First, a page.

HIMSS 2019 Thursday - Siemens Showcases Development of Virtual Organs
Siemens featured digitalization and the prospect of a “digital twin” in its HIMSS19 booth. Photo by Greg Freiherr
At its booth on the exhibit floor of the annual Healthcare Information and Management Systems Society (HIMSS19) meeting, Siemens Healthineers called on visitors to meet their “digital twin.”
This twin, illustrated by virtual organs, was part of the company’s theme at the HIMSS meeting of “Digitalizing Healthcare,” one made possible by the venue, which emphasizes “IT and data understanding,” said Joerg Aumueller, Siemens head of Digitalizing Healthcare and a marketing vice president. The annual HIMSS meeting is “about the target groups, like the chief information officers, that are interested in how can we use (patient data) and derive values to be more precise or transform care.”
According to Aumueller, the digitalization effort shown at HIMSS addresses “how you opertionalize the value of data and also how we connect the care teams and patients better.”
A digital twin of the kind envisioned by Siemens would allow caregivers to digitally “try out” treatments, then — theoretically — choose the treatment likely to achieve the best outcome.
Information As Foundation For Care
Siemens has long contended that information is the cornerstone of healthcare. But it was the HIMSS show environment that brought digitalization into the spotlight.
Digital twins bridge the worlds of physicality and data. In concept, such a “twin” would exactly replicate a person’s anatomy and function, creating the opportunity to simulate therapy. Virtual reality reconstructions from CT and MRI scans are already in use. But these have been anatomical, creating the opportunity to plan and rehearse surgeries, such as those of the brain.
The digital twin envisioned by Siemens would go beyond VR to simulate the functionality of an organ, such as the heart. And it need not involve just the heart. Smart algorithms could “learn” the function of virtually any organ in the body, potentially by mining data from patient images and the electronic medical record.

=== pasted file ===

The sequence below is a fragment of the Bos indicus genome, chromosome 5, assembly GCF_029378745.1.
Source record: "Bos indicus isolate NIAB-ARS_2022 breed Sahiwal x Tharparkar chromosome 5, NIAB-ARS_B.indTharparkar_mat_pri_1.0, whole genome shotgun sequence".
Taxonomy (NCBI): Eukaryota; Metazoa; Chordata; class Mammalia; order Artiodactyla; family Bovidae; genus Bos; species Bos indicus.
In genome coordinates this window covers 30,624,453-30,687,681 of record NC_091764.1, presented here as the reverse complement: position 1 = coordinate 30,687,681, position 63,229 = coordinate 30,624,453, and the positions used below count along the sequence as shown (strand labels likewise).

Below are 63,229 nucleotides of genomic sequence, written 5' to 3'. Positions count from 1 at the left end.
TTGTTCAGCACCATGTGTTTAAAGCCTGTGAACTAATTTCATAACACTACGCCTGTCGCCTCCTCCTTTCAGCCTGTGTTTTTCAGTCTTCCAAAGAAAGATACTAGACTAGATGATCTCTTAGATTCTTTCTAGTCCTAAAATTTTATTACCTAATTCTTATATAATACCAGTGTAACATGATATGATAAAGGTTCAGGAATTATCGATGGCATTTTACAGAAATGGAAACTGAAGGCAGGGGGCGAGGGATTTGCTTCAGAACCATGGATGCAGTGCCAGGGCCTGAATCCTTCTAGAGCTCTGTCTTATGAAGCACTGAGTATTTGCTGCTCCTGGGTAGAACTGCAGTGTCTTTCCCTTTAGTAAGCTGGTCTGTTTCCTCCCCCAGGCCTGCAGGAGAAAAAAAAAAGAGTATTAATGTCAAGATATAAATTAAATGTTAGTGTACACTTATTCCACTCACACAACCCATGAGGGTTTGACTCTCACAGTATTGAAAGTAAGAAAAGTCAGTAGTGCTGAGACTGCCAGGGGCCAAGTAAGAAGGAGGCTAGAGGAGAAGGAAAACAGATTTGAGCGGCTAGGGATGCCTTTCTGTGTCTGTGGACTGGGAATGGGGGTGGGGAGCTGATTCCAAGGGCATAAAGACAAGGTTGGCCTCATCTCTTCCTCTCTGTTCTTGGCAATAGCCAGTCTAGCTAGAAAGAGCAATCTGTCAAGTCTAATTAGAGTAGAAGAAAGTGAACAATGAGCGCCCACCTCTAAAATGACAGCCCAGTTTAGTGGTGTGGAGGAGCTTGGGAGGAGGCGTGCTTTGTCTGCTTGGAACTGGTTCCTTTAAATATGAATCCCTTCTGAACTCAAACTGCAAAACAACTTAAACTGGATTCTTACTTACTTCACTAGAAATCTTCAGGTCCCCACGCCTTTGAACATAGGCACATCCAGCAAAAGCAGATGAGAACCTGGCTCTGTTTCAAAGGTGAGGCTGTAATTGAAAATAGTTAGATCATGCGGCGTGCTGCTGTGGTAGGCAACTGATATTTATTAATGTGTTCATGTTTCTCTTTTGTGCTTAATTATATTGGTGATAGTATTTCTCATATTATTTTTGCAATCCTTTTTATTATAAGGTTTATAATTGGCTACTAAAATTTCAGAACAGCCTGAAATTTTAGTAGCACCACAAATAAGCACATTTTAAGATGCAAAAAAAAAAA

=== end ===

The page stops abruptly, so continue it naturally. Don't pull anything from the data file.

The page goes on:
The development of virtual organs expresses “a vision to represent the electronic health record into a longitudinal physiological model of the patient potentially acting as a preventive health coach in the future,” Aumueller told ITN.
If MRI and electrocardiography data were derived, for example, from an individual patient, the digital twin’s heart could exactly mirror the behavior of the patient’s real heart, displaying the same electrical activity, contraction, ejection fraction and pressure dynamics. This would allow for the digital rehearsal of not only the placement of a pacemaker, for example, but also assessment of the device after placement.
The increasing pressure on healthcare to deliver value — defined as better quality care at lower costs — would seem ideally suited to such digitalization, as digital twins promise the delivery of improved patient outcomes and avoidance of unnecessary surgeries. A digital simulation of the entire patient could allow illnesses to be predicted weeks or months ahead. So also might the digital twin of a patient be used to predict the patient’s response to different therapies.
Just as this might revolutionize the practice of medicine, so is it highly speculative. Digital representations of a whole patient would require the gathering and interpretation of data on an unprecedented scale, requiring not only functional but cellular and even genomic information.
Industry Interest In Digital Twins
Siemens is not alone in its R&D of a digital twin. Both GE and Philips are known to be developing similar digitalizations. At HIMSS19, however, only Siemens chose to highlight it as a centerpiece of digitalization. Its “twinning” efforts were displayed in the context of broader AI efforts.
One, Siemens’ AI-Rad Companion platform, was described as an intelligent software assistant for radiology. Its derivative applications — the first being Chest CT (computed tomography) component, which is pending FDA clearance — will model specific anatomies and how diseases change them. High priority organs and structures include the lungs, heart, aorta and coronary arteries. Output will be quantitative reports.
Similarly, Siemens’ AI-Pathway Companion, a works-in-progress, is being designed as a clinical decision support system for providers when making diagnoses and choosing therapies. It incorporates clinical guidelines so as to optimize processes, making patient management more efficient and consistent.